黑素瘤的葡萄糖成瘾为新的治疗--切断癌细胞的葡萄糖供应,提供了希望

Melanoma’s glucose addiction offers hope for new treatment

 

墨尔本的研究人员发现,黑色素瘤细胞的生长和转移依赖葡萄糖,这为通过阻断其燃料来源来阻止肿瘤生长的疗法铺平了道路。

 

黑素瘤是澳大利亚最致命的癌症,每年夺走1500条生命。如果没有治疗,预期寿命大约为8个月。

 

大约40%的黑色素瘤是由BRAF基因的突变驱动的,并依赖于葡萄糖来驱动其积极的生长。

这项研究由博士后科学家蒂芙尼·帕门特(Tiffany Parmenter)领导,并由教授罗德·希克斯(Rod Hicks)和格兰特·姆卡图尔(Grant McAurthur)共同撰写。研究成果发表在《癌症发现》杂志上。

研究人员在临床实践中发现了许多模式,并开始了解支持这些变化的科学机制。

 

他们注意到由BRAF基因驱动的肿瘤特别高的葡萄糖的使用,这在药物治疗后很快就被关闭了——这表明药物正在起作用。

 

“虽然我们知道这些药物对有这种特殊突变的患者来说是非常有效的,但它只会让他们停止生长一段时间——有时是几年,但不幸的是,有时它只会在几周内控制它。”合著者罗德尼·希克斯教授说。

 

研究人员还注意到,在肿瘤开始再次生长之前,黑色素瘤的葡萄糖供应被重新打开,并对药物产生了抗药性。

 

该研究小组在三年内使用了一系列不同的实验——包括基因分析、细胞培养分析和用药物孵育细胞——将发生的事情拼凑起来。

 

希克斯教授说:“我们发现,细胞在需要生长时对葡萄糖上瘾他说,有些细胞如此上瘾,一旦供应受到威胁,它们就会自杀,而另一些则能活下来。

 

下一步是开发利用“切断燃料供应”或阻断控制葡萄糖摄取和使用的基因,从而杀死剩余癌细胞的疗法。

 

但希克斯教授说,不幸的是,阻断黑色素瘤的葡萄糖供应并不像少吃糖那么简单。

“你的大脑、心脏和其他所有的组织都需要糖,所以这不是一个可行的建议。”我们要做的是针对癌细胞中葡萄糖的特定用途。

 

Epworth皮肤病研究中心主任Rodney Sinclair教授说,这些癌症是出了名的难以治疗。

他说:“黑素瘤有把“种子”撒入血液和淋巴管的趋势,这种“种子”可以潜伏数年,然后再激活。

 

“种子很难被发现,很难根除。”一旦重新激活,它们就能适应并抵抗对其他类型癌症有效的化疗。

 

虽然现代药物能够缩小肿瘤,但他说,它们通常不会完全消失。

随着时间的推移,剩下的残余肿瘤会找到抵抗化疗的方法,然后反弹回来。因此,这些疗法并不是治愈,而是将生命延长到一到两年,然后病人最终死于黑素瘤。

 

癌症生物学家达伦·桑德斯(Darren Saunders)Garvan研究所的实验室负责人,他说这项研究是新联合疗法发展的重要一步。

 

他说:“这项研究发现了一种潜在的新途径,并证明了使用BRAF抑制剂与针对糖酵解的药物结合的概念。

 

糖酵解是细胞代谢的一个特殊的分支,它将糖(葡萄糖)转化为能量,并为新细胞的构件。

“对于癌症细胞如何重新规划新陈代谢,将糖、脂肪和氨基酸等燃料与正常细胞区别开来,这是一种新兴的认识。”

 

“这种重新编程是一个非常吸引人的新疗法和研究热点。”

 

 

参考文献:

Melanoma’s glucose addiction offers hope for new treatment

 

Melanoma cells are dependent on glucose to grow and spread, Melbourne researchers have found, paving the way for therapies that can halt cancer growth by blocking its fuel source.

 

Melanoma is the most deadly cancer in Australia, claiming 1,500 lives each year. Without treatment the life expectancy is around eight months from diagnosis.

 

Around 40% of melanomas are driven by mutations in the BRAF gene and rely on glucose to drive their aggressive growth.

 

The study – led by post-doctoral scientist Tiffany Parmenter and co-authored by professors Rod Hicks and Grant McAurthur at the Peter Peter McCallum Cancer Centre – was published today in the journal Cancer Discovery.

 

The researchers saw a number of patterns in clinical practice and set out to understand the scientific mechanisms that underpinned these changes in patients.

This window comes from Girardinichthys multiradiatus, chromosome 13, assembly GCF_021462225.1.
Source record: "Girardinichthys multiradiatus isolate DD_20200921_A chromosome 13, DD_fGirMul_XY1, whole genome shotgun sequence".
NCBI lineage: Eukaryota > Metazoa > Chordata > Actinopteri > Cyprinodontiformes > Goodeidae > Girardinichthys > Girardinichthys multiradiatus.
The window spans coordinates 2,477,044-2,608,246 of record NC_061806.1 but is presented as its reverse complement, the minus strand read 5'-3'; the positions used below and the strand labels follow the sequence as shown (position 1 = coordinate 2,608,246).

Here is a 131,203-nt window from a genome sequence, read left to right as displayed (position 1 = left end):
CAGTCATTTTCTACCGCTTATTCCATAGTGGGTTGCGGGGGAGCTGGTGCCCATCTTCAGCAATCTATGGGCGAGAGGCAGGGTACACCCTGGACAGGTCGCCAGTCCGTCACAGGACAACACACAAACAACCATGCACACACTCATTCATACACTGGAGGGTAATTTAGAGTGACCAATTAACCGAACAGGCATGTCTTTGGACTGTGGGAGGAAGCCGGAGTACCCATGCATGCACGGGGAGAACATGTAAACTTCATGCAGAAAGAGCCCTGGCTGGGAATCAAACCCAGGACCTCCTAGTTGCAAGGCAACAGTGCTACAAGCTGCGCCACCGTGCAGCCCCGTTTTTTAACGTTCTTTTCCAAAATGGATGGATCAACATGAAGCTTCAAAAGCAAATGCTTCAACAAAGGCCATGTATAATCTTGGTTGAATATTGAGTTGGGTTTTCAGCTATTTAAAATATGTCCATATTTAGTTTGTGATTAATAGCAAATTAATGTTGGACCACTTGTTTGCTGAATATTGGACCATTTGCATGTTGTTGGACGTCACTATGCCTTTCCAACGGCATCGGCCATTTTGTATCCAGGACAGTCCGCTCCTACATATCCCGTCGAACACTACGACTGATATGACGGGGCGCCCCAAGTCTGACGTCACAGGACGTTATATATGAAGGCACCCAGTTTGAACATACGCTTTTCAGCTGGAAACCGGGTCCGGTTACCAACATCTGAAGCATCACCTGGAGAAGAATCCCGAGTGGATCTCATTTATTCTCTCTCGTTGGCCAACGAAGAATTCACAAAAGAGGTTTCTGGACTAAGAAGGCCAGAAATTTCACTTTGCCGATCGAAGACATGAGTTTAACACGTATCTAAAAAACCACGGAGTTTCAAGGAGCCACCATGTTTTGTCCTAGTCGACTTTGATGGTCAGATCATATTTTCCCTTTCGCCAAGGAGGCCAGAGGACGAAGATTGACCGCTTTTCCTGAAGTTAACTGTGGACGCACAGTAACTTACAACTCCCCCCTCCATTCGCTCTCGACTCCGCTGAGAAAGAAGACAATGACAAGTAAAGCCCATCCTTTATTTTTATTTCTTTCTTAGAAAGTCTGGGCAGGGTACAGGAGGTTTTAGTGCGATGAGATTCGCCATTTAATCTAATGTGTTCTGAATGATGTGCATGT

They noticed that tumours driven by BRAF genes had particularly high use of glucose, which was turned off very rapidly after drug therapy – this indicated the medication was working.

 

While we know these drugs are incredibly effective in patients who have this particular mutation, it will only stop them growing for a period of time – sometimes years, but unfortunately sometimes it only keeps it under control for weeks,” said co-author Professor Rodney Hicks.

 

The researchers also noticed that before the tumours started to grow again, the melanoma’s glucose supply was turned back on and became resistant to the effects of the drug.

 

The team used a series of different experiments over three years – including genetic analysis, cell culture analysis and tests incubating cells with drugs – to piece together what was occurring.

 

We found that the cells were ‘addicted’ to glucose in their need to grow,” Prof Hicks said. Some were so addicted, they would kill themselves as soon as the supply was threatened, while others were able to survive, he said.

 

The next step is to develop therapies that kill the remaining cancer cells by “cutting off the fuel supply” or blocking the raft of genes that regulate the uptake and use of glucose.

 

But unfortunately, blocking the the melanoma’s glucose supply was not as simple as eating less sugar, Prof Hicks said.

 

Your brain and heart and all your other tissues need sugar so that’s not a viable proposition. What we want to do is target a very specific use of glucose in cancer cells.”

 

Professor Rodney Sinclair, Head of the Epworth Dermatology Research Centre, said these cancers were notoriously difficult to treat.

 

Melanoma has a tendency to drop seeds into the blood stream and lymphatics that can lay dormant for years before reactivating,” he said.

 

The seeds are hard to detect and hard to eradicate. Once reactivated they are adaptable and resist chemotherapy that is effective for other types of cancer.”

 

Although modern drugs were able to shrink tumours, he said, they usually did not disappear completely.

 

The remaining residual tumour over time finds a way to resist the chemotherapy and then rebounds back. So, rather than a cure, these treatments prolong life by anywhere up to a year or two and then the patient ultimately succumbs to the melanoma.”

 

Cancer biologist Darren Saunders, laboratory head at the Garvan Institute, said the study was important step forward in the development of new combination therapies.

 

This study has identified a potential new avenue, and proof of concept, for using BRAF inhibitors in combination with drugs targeting glycolysis,” he said.

 

Glycolysis is a particular arm of cellular metabolism that converts sugar (glucose) into energy and building blocks for new cells.

 

"There is a rapidly emerging understanding of how cancer cells reprogram their metabolism to use fuels like sugar, fats and amino acids differently to normal cells.

 

"This reprogramming is a highly attractive target for new therapies and the subject of intense research interest.”

 

https://theconversation.com/melanomas-glucose-addiction-offers-hope-for-new-treatment-25266